EU and NATO Member Croatia is More Corrupt Than Nigeria — A Review of Illicit Financial Outflows Via Crime Corruption and Tax Evasion Reveals Troubling Data

International Leaders Summit
6 min readJun 16, 2018


Croatia vs Nigeria: The EU and NATO Member Croatia is More Corrupt.

June 16, 2018, Washington, DC —Today’s FIFA World Cup 2018 soccer match in Kaliningrad, Russia between the countries Croatia and Nigeria, places the two formidable teams in a tough pool with the game’s giant Argentina and an ambitious Icelandic team. While the fans from Europe and Africa give great attention to the soccer field, citizens from Croatia and Nigeria face a greater challenge. Corruption is rife in both countries, an oil-rich country on the African continent and a former communist entity dependent on EU taxpayer funds. Over the past few decades, billions of American and European taxpayers dollars have been sent through government to government transfers to Croatia, a population of four million people and the rest of the Balkans.

According to the research by Washington, DC-based Global Financial Integrity (GFI), Croatia’s illicit financial outflows via crime, corruption and tax evasion is $35.6 billion for the years 2005–2014, amounting to 73.16% of the nation’s 2015 GDP.

Nigeria’s 154 million citizens lost $481.1 billion in illicit financial outflows via crime, corruption and tax evasion for the years 2005–2014, amounting to 38.24% of the country’s 2015 GDP. Global Financial Integrity’s research is compiled by “analyzing illicit financial flows (IFFs)” and utilizing “sources of data and analytical methodologies that have been used by international institutions, governments, and economists for decades.”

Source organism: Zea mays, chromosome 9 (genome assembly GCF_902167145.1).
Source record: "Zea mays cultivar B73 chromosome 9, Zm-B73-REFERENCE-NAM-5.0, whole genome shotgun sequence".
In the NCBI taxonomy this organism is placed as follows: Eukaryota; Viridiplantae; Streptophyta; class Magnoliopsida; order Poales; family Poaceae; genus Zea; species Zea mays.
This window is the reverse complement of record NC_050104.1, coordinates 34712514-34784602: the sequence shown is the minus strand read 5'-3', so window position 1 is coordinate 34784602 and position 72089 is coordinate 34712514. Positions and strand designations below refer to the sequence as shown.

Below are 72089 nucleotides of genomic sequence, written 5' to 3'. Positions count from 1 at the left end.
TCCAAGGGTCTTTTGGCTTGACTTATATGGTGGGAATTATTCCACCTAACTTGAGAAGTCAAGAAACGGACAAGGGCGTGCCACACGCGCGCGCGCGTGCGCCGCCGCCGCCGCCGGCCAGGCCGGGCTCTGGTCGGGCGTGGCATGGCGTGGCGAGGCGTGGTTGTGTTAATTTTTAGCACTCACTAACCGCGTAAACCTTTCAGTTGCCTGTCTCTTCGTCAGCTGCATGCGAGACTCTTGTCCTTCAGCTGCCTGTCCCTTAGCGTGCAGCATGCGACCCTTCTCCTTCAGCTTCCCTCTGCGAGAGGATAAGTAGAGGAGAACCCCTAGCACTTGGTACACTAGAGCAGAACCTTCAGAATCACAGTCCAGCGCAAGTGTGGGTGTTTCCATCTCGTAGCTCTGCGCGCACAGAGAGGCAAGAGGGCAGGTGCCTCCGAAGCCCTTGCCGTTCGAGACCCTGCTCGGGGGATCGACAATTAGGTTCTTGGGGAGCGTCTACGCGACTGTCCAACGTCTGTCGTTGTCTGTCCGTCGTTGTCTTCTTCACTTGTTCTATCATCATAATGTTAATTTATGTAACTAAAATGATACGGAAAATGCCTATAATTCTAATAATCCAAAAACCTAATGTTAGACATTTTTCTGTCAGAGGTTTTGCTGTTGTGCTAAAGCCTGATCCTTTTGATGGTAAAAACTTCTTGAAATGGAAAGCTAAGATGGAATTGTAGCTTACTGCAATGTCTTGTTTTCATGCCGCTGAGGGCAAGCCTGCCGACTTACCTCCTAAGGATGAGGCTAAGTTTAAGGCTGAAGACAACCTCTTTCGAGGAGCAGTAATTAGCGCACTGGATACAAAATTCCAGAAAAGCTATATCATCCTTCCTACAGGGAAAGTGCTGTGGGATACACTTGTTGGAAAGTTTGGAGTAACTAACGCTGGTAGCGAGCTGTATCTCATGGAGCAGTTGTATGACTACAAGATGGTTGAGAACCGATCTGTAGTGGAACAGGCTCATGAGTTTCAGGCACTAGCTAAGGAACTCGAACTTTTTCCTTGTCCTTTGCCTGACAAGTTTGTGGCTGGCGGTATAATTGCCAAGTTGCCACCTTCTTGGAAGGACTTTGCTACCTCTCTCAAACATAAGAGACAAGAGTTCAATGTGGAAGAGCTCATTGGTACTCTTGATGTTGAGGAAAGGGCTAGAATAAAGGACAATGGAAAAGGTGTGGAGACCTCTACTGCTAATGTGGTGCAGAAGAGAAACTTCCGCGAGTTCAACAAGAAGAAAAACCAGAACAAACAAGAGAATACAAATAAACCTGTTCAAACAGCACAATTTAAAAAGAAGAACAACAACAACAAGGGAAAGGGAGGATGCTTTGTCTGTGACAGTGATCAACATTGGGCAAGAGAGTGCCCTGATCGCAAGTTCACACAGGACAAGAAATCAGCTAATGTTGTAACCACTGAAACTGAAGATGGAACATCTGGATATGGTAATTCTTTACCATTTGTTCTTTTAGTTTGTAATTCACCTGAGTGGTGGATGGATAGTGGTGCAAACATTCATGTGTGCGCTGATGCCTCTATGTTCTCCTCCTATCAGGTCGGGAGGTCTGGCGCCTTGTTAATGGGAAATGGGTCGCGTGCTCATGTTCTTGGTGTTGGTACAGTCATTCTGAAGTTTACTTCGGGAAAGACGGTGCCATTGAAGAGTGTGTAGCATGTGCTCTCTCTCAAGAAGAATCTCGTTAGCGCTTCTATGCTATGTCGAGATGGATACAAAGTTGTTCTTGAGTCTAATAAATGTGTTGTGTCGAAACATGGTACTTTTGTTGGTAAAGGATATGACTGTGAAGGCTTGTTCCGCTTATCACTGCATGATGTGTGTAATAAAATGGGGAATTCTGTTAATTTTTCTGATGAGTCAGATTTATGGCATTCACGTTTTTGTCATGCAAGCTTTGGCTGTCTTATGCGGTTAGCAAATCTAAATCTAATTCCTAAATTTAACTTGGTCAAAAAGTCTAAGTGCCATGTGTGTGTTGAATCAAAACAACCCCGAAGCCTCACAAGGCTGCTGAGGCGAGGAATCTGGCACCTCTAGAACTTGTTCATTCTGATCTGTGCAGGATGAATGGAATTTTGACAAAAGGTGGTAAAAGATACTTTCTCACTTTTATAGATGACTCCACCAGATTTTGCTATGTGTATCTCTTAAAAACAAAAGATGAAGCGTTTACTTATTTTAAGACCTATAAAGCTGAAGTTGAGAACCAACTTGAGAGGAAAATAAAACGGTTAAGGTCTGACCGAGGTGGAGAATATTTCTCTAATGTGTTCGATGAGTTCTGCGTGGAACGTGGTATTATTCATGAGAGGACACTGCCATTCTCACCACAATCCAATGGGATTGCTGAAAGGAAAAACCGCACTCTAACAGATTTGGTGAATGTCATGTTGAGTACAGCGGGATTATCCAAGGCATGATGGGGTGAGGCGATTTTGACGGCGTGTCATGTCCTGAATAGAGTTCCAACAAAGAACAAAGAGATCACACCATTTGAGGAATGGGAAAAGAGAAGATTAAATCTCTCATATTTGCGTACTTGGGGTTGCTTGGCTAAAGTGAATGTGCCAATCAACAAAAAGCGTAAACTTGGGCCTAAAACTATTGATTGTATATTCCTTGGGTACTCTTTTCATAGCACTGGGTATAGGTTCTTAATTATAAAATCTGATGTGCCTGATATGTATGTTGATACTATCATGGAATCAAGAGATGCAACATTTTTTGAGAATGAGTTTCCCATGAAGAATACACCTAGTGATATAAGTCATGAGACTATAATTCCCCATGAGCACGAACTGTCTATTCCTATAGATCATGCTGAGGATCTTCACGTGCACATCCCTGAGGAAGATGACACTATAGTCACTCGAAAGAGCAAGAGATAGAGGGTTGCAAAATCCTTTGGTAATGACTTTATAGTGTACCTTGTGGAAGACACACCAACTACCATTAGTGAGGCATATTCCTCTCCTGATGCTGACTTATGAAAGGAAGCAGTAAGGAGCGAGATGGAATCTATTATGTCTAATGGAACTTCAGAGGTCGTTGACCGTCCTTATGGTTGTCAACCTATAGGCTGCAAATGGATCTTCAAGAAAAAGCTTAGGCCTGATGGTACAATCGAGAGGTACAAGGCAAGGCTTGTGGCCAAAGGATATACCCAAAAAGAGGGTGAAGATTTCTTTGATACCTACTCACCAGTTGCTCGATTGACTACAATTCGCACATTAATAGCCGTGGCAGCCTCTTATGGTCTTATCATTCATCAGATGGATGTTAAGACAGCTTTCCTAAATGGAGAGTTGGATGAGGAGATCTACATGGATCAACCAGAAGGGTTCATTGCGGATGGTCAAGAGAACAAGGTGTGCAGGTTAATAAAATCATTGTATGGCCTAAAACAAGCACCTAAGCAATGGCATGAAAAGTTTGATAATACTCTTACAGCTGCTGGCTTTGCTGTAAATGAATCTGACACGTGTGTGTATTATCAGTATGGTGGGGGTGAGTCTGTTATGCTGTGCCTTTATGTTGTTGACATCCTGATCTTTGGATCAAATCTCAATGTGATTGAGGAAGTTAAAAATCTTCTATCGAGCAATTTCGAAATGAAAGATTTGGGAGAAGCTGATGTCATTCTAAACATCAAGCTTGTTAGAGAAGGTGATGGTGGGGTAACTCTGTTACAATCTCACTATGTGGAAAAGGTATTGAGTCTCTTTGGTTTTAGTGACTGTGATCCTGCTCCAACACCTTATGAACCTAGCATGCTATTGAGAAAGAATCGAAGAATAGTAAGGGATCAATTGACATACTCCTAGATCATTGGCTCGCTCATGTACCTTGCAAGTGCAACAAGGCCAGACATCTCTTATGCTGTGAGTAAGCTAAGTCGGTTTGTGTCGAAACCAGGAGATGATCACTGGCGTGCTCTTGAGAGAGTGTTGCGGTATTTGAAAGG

In contrast to the backsliding and blocked reforms in Croatia under the HDZ and SDP governments rotating in power since 1991, Nigeria’s engaged citizens have demanded greater accountability of its government. The actions by Nigeria’s agencies and courts are showing positive signs. In a recent published story, Nigeria’s Economic and Financial Crimes Commission (EFCC) signed an agreement with the United Kingdom to combat corruption. The British High Commissioner to Nigeria, Paul Arkwright said, “The UK and Nigeria have evolved and made progress in the fight against corruption, and the EFCC’s achievements have been impressive.” Arkwright stated the UK government’s support was “both in technical assistance, in investigation and of course broadening support of this great independent institution of the EFCC.”

Nigeria’s proactive initiatives have led to the recovery of illicit financial outflows that were originally sent to Europe’s financial institutions in Liechtenstein and Switzerland. However, there is still more left in Liechtenstein which ought to be sent back to Nigeria.